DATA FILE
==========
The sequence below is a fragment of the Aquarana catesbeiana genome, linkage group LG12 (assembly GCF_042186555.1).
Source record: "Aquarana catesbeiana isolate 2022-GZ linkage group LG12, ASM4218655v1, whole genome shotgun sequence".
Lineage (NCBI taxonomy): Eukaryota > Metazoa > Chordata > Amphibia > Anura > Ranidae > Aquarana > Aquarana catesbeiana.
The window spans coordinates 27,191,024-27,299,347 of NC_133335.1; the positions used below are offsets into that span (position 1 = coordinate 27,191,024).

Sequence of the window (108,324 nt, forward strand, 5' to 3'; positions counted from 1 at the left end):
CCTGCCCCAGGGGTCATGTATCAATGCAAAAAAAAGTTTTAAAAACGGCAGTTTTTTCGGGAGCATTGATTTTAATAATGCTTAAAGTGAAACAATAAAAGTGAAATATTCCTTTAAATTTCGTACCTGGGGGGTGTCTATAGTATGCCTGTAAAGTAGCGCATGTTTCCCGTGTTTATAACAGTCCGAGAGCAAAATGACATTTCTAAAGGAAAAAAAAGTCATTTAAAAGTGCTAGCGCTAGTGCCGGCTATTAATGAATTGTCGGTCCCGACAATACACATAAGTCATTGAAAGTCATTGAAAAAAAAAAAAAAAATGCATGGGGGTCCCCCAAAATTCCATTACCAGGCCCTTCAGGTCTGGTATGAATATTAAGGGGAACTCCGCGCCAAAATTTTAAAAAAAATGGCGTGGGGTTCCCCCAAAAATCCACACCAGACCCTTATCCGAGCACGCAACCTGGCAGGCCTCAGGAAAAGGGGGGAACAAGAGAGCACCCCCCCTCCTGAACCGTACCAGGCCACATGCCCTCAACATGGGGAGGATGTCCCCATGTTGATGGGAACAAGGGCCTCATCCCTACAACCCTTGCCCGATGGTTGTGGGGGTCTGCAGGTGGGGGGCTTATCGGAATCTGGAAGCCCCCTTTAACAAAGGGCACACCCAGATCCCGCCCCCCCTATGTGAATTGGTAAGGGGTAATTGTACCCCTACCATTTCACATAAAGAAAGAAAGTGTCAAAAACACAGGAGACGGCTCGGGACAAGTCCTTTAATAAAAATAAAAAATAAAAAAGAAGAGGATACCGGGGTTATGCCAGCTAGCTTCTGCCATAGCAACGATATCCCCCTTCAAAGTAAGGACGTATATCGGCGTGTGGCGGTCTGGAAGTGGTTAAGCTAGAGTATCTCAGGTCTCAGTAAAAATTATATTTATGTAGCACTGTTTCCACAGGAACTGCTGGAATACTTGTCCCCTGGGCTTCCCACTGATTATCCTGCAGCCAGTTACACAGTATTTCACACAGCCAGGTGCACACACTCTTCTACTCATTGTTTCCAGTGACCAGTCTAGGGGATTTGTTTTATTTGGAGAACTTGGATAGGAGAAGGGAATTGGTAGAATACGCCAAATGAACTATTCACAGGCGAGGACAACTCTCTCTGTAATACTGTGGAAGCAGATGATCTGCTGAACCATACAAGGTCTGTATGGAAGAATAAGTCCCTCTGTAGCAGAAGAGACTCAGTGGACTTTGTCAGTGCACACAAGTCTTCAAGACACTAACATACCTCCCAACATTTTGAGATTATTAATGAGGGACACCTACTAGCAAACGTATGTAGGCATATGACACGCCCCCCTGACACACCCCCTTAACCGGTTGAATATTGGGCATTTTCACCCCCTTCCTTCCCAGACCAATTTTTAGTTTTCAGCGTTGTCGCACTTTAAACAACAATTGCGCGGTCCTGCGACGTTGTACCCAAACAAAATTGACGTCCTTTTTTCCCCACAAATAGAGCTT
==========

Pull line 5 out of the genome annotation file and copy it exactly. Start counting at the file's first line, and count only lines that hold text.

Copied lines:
Sequence of the window (108,324 nt, forward strand, 5' to 3'; positions counted from 1 at the left end):